Drug Abuse: Prognostic Role of Sibling Position in Bengali Culture in India: A Study in Kolkata, India

Background: It is commonly believed that birth order is an important determinant of personality, intelligence, and economic success. A number of recently published popular books, each with its own approach to the topic tend to support the belief. In keeping with published studies, we noted strong evidence of race and ethnicity effects. In addition, we find that adolescents who lived with both of their parents are much less likely to have used tobacco, alcohol, or marijuana, whereas household income seems to have an effect on female, but not male, substance use.

Growing up in an urban area is associated with an increase in the probability of having smoked marijuana and, for females only, an increase in the probability of having drunk alcohol. We find that children with older siblings are, on average, more likely to have used tobacco, alcohol, and canabis than their firstborn counterparts controlling for family size, age, and the other factors in the model.

Males with older siblings are 6.2 percentage points more likely to have drunk alcohol and are 5.1 percentage points more likely to have tried marijuana than their firstborn counterparts. With this intention we observed the influence of birth order of the individual among the siblings on the course and outcome of the drug abused subject in the eastern part of India that is known at West Bengal, and its inhabitant called Bengalis.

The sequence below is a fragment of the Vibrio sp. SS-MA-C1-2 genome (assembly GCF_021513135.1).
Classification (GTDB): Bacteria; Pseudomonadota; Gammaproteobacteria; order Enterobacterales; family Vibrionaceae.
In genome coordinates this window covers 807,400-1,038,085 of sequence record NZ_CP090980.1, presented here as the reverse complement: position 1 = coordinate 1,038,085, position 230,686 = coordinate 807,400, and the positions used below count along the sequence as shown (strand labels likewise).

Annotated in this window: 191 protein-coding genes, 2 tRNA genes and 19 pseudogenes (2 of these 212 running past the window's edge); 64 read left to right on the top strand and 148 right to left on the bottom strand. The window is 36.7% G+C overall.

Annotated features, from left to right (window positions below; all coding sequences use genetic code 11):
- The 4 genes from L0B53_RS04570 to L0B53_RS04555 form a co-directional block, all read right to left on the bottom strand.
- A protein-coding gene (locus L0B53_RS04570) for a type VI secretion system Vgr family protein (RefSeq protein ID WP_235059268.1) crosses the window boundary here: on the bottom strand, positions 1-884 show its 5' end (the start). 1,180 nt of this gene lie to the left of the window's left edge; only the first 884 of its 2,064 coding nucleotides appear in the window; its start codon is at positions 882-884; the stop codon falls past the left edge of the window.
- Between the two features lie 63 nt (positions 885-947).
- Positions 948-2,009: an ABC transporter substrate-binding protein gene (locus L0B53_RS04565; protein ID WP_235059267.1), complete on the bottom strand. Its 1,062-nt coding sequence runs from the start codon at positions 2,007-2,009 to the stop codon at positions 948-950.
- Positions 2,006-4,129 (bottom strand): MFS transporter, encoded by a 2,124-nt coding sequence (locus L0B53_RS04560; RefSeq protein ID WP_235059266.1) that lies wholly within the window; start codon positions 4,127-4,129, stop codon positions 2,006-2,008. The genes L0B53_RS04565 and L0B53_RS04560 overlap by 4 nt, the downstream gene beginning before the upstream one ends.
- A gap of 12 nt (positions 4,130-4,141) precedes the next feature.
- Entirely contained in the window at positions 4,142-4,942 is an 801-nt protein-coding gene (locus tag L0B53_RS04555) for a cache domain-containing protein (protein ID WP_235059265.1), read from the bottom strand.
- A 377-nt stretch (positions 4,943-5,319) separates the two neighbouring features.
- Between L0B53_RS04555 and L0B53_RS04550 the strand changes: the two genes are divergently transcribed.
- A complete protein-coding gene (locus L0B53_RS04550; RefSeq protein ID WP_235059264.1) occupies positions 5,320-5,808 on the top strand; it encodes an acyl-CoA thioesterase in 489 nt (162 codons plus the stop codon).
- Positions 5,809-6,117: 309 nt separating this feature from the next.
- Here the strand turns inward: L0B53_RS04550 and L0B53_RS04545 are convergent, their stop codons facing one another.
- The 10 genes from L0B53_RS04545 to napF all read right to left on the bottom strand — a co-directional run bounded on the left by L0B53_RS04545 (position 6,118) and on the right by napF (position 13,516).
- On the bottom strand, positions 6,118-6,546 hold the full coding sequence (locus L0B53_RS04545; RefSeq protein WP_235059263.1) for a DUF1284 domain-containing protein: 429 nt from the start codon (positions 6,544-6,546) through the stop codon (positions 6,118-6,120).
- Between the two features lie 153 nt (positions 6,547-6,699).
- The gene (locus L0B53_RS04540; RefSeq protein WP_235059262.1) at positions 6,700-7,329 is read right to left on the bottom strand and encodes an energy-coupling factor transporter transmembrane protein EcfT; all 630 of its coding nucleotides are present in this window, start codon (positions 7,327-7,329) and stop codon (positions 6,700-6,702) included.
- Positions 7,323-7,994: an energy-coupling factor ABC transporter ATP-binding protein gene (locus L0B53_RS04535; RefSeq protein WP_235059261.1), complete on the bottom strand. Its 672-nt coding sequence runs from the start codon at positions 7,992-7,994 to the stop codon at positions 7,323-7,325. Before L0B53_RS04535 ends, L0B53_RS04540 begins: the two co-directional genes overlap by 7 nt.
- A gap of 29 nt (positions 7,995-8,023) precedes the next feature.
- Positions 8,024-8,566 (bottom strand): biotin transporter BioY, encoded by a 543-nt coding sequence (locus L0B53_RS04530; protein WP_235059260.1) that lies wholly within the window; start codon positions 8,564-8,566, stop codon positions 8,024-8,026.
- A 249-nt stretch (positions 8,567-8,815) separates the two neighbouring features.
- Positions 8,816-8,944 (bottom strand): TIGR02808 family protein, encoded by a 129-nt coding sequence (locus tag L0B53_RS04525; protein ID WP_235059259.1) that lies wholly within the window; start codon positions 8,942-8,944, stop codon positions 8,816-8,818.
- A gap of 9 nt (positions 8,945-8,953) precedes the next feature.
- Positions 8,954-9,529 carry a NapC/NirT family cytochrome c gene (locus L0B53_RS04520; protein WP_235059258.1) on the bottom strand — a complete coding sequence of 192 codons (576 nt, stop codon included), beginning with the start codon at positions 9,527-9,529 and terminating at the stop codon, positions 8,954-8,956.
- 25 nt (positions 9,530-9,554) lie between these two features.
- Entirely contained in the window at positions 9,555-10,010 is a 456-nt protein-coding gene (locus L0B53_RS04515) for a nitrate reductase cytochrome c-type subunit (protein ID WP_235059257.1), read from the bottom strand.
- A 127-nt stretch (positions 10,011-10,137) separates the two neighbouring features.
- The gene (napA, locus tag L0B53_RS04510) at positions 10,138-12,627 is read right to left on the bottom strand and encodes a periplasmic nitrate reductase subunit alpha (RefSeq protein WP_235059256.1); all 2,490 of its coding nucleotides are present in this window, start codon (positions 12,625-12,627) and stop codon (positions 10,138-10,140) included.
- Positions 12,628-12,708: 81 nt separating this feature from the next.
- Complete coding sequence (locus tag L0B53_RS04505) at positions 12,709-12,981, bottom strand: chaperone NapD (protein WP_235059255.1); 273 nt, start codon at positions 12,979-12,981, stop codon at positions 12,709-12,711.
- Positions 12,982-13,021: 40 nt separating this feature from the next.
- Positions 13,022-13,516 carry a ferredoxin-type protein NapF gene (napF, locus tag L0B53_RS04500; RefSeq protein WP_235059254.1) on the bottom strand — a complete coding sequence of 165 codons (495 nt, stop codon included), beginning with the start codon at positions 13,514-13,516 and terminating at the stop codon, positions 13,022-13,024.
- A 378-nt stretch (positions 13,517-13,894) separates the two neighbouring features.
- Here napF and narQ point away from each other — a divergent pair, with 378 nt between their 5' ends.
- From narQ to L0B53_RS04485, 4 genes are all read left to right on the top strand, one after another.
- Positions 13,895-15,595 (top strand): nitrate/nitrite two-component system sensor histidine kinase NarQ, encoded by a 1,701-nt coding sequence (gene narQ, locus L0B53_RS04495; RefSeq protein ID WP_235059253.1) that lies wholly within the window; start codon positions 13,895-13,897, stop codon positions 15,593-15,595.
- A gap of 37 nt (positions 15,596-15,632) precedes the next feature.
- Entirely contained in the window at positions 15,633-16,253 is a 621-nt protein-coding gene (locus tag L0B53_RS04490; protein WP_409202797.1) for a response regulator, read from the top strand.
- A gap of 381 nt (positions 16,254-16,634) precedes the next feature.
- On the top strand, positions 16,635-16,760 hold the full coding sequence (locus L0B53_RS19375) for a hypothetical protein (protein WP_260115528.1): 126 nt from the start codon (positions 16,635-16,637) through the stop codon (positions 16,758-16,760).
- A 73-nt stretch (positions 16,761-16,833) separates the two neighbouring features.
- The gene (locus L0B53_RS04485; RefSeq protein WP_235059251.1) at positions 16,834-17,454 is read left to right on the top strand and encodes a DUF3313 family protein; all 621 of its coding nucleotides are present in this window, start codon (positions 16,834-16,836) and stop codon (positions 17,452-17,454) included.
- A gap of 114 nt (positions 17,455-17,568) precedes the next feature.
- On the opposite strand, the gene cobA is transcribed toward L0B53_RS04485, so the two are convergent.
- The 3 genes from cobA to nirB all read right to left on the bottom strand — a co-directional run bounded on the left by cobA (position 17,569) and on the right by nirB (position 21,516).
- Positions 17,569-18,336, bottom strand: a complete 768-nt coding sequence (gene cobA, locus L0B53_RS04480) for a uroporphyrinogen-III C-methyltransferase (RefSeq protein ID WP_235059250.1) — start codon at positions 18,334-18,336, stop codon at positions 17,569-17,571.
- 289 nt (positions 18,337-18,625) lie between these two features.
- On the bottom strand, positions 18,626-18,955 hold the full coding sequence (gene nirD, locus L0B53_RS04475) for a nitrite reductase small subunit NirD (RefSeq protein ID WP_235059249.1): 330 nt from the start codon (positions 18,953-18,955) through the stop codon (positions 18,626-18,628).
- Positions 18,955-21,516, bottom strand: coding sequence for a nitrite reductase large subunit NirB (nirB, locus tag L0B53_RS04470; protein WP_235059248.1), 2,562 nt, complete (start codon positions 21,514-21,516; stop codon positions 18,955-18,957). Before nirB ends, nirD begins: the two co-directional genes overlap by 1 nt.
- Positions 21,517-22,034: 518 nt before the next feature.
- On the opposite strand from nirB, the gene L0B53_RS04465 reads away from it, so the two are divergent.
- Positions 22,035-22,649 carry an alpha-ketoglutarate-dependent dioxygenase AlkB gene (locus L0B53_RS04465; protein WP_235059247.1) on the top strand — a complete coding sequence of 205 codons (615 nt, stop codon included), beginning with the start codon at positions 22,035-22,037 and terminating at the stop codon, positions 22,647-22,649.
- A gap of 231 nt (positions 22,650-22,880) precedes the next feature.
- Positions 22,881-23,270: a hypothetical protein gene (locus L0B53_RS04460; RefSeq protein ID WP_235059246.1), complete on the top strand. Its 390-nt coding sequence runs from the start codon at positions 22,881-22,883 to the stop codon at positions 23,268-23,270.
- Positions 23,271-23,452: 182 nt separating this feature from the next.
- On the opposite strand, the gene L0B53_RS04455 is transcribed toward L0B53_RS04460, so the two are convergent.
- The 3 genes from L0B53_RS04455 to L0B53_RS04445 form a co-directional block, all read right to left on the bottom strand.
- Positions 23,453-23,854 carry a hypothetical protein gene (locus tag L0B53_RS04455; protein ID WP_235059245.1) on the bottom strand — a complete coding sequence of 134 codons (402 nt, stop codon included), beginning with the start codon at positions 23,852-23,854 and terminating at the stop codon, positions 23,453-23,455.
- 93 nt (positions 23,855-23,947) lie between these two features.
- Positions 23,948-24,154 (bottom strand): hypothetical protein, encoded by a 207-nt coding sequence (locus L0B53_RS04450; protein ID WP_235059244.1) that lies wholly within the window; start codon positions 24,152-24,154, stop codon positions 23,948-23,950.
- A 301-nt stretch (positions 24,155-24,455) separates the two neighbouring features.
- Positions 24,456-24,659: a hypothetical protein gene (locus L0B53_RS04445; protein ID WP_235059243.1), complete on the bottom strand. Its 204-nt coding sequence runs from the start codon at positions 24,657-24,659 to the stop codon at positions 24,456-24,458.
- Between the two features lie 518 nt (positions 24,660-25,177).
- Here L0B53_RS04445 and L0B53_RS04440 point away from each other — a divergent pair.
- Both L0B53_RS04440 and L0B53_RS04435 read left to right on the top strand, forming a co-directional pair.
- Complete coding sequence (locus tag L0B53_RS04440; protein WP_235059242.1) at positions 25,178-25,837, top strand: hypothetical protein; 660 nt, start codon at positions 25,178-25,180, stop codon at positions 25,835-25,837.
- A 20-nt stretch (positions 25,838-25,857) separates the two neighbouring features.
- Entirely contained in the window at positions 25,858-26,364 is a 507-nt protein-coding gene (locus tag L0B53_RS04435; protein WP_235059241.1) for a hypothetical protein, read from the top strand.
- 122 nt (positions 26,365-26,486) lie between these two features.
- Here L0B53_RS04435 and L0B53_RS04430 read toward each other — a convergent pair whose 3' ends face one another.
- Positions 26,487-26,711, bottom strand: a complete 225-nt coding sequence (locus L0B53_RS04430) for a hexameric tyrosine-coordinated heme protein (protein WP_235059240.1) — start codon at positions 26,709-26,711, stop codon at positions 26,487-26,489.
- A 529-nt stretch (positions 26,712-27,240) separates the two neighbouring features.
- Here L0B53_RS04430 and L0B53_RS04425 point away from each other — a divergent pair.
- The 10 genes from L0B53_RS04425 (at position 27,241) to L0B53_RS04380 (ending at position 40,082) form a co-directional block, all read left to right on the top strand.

Materials and methods: The data were collected on the basis of retrospective study of the records of 225 consecutive Bengali heroin and brown sugar dependents attending at Ashadeep De-Addiction Centre in Kolkata. All the subjects were male, the age spanned 15-35 years; and hailed from low or middle socio-economic status. All the subjects were treated for detoxification and were followed up while they were undergoing the counselling sessions. The subjects were followed up for little over one year.

Results: In Bengali culture the eldest, youngest and the only son, are usually considered to be of much valued position. No such extraordinarily value is attached to any other intermediate ranks. In Bengali, the eldest one usually learns to sacrifice, to tolerate and to be loyal to the hierarchical value-system, whereas the youngest one usually enjoys the indulgence, given not only by parents but also the other elder siblings, and often exhibit poor frustration tolerance and strong pleasure-seeking attitude. The first-born in having a better prognosis, and less drop-out than the lastborns, are expected to be more amenable to therapy than the latter.

Conclusion: We are fully aware that the cultural influence is much more varied, extensive, intricate and complex. In such broader perspective, the present study is only a modest attempt. However, we hope that this will throw some light on such a vast subject.


Gautam Ghosh*, Rupa Das

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